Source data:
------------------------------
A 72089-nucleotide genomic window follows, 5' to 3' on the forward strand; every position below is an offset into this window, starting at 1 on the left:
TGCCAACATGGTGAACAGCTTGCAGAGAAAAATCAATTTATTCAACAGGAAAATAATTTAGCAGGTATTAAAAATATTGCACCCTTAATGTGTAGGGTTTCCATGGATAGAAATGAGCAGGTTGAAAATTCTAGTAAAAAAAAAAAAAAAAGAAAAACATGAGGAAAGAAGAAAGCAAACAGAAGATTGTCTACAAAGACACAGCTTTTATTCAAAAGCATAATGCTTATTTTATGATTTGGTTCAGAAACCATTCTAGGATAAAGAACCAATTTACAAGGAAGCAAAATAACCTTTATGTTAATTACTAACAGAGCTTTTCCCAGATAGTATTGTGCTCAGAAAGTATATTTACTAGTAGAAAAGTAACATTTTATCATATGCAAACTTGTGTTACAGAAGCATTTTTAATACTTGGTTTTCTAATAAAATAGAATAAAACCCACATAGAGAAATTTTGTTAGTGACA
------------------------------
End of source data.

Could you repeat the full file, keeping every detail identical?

A 72089-nucleotide genomic window follows, 5' to 3' on the forward strand; every position below is an offset into this window, starting at 1 on the left:
TGCCAACATGGTGAACAGCTTGCAGAGAAAAATCAATTTATTCAACAGGAAAATAATTTAGCAGGTATTAAAAATATTGCACCCTTAATGTGTAGGGTTTCCATGGATAGAAATGAGCAGGTTGAAAATTCTAGTAAAAAAAAAAAAAAAAGAAAAACATGAGGAAAGAAGAAAGCAAACAGAAGATTGTCTACAAAGACACAGCTTTTATTCAAAAGCATAATGCTTATTTTATGATTTGGTTCAGAAACCATTCTAGGATAAAGAACCAATTTACAAGGAAGCAAAATAACCTTTATGTTAATTACTAACAGAGCTTTTCCCAGATAGTATTGTGCTCAGAAAGTATATTTACTAGTAGAAAAGTAACATTTTATCATATGCAAACTTGTGTTACAGAAGCATTTTTAATACTTGGTTTTCTAATAAAATAGAATAAAACCCACATAGAGAAATTTTGTTAGTGACA